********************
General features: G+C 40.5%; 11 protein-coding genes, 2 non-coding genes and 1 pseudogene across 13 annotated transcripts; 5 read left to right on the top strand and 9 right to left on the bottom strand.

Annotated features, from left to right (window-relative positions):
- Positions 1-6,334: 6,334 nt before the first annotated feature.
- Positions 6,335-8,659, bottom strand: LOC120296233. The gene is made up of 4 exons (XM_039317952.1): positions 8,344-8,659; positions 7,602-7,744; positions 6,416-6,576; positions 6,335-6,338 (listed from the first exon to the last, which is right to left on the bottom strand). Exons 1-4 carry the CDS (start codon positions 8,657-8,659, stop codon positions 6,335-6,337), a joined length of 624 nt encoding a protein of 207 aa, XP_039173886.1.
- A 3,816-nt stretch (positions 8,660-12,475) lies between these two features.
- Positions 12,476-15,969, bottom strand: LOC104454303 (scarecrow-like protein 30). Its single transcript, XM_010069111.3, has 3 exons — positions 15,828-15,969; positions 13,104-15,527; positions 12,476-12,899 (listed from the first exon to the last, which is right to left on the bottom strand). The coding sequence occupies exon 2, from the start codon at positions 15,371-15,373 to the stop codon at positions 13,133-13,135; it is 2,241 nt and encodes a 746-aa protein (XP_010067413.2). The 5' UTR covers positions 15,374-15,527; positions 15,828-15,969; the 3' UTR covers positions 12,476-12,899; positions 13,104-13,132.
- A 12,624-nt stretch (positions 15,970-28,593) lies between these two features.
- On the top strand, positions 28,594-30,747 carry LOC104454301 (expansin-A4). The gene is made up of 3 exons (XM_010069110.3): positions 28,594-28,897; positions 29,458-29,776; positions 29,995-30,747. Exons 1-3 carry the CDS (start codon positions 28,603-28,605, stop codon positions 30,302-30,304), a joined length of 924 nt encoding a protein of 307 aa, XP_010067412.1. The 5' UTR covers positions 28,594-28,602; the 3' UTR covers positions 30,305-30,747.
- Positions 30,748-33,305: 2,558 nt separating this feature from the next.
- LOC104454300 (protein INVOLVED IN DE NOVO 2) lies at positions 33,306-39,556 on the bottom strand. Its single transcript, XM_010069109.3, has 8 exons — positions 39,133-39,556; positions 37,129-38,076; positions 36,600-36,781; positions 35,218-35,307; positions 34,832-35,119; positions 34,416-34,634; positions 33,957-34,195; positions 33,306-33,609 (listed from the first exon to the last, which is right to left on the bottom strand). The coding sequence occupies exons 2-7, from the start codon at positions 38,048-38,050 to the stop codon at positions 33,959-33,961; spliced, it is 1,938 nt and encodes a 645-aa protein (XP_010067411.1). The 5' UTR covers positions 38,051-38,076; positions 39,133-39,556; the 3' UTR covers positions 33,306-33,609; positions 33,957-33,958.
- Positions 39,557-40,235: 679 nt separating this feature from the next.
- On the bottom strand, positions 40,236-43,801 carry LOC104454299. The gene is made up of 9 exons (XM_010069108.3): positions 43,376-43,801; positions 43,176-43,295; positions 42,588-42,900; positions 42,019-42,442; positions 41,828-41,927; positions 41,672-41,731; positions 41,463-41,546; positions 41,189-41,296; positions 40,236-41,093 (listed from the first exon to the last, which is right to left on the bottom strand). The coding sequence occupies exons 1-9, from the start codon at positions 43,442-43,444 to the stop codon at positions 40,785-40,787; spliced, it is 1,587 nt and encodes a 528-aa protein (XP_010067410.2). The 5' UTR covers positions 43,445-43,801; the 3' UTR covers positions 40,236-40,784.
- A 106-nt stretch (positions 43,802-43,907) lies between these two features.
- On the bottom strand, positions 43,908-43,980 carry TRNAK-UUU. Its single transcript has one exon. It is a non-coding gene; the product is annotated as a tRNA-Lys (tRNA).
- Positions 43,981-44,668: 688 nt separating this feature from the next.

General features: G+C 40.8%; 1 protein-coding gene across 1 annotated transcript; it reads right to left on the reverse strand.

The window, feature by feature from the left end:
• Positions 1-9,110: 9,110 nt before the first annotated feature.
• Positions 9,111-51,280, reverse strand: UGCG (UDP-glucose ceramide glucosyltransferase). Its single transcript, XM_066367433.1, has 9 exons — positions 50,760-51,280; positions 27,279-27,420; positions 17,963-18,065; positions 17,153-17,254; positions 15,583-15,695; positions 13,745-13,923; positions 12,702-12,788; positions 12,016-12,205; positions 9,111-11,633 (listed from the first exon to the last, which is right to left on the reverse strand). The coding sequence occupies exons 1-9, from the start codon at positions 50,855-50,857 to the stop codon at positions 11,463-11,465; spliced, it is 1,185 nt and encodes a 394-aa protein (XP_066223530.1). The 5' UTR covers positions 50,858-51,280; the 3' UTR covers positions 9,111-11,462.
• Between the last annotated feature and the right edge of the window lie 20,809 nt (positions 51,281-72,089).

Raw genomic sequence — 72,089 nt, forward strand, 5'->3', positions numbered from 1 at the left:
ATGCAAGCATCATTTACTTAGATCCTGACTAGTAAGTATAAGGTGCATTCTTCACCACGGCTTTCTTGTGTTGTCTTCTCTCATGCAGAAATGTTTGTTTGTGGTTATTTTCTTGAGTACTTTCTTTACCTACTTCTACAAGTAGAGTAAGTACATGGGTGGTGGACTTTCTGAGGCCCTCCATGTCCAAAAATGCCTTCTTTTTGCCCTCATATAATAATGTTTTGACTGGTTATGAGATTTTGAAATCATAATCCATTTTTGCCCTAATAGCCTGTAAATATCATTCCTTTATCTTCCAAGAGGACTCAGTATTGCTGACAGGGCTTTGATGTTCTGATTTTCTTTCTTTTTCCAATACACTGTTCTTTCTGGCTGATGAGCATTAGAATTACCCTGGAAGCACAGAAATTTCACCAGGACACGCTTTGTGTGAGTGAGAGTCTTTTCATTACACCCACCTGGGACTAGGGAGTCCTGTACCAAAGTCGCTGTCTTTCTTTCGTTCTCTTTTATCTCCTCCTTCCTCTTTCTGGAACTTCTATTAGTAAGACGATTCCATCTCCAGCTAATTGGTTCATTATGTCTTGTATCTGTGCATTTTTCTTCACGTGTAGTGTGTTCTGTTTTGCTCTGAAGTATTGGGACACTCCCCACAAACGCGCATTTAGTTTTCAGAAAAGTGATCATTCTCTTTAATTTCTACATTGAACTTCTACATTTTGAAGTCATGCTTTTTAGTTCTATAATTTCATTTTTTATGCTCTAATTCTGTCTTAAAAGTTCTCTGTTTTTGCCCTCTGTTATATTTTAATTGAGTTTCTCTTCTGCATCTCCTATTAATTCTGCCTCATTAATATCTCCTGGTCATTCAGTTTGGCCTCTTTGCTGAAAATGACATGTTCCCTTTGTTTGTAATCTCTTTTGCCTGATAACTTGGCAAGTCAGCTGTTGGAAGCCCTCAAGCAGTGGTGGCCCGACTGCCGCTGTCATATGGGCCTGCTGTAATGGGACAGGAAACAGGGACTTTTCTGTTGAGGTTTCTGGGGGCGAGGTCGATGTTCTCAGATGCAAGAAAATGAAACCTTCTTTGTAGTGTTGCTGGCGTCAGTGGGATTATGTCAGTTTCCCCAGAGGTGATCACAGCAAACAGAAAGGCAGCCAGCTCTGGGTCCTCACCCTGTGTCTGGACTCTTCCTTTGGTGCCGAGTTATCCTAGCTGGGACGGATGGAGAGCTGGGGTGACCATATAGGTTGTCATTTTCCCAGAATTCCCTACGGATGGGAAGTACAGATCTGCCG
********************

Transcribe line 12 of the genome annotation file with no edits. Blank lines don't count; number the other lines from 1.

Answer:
- On the bottom strand, positions 40,236-43,801 carry LOC104454299. The gene is made up of 9 exons (XM_010069108.3): positions 43,376-43,801; positions 43,176-43,295; positions 42,588-42,900; positions 42,019-42,442; positions 41,828-41,927; positions 41,672-41,731; positions 41,463-41,546; positions 41,189-41,296; positions 40,236-41,093 (listed from the first exon to the last, which is right to left on the bottom strand). The coding sequence occupies exons 1-9, from the start codon at positions 43,442-43,444 to the stop codon at positions 40,785-40,787; spliced, it is 1,587 nt and encodes a 528-aa protein (XP_010067410.2). The 5' UTR covers positions 43,445-43,801; the 3' UTR covers positions 40,236-40,784.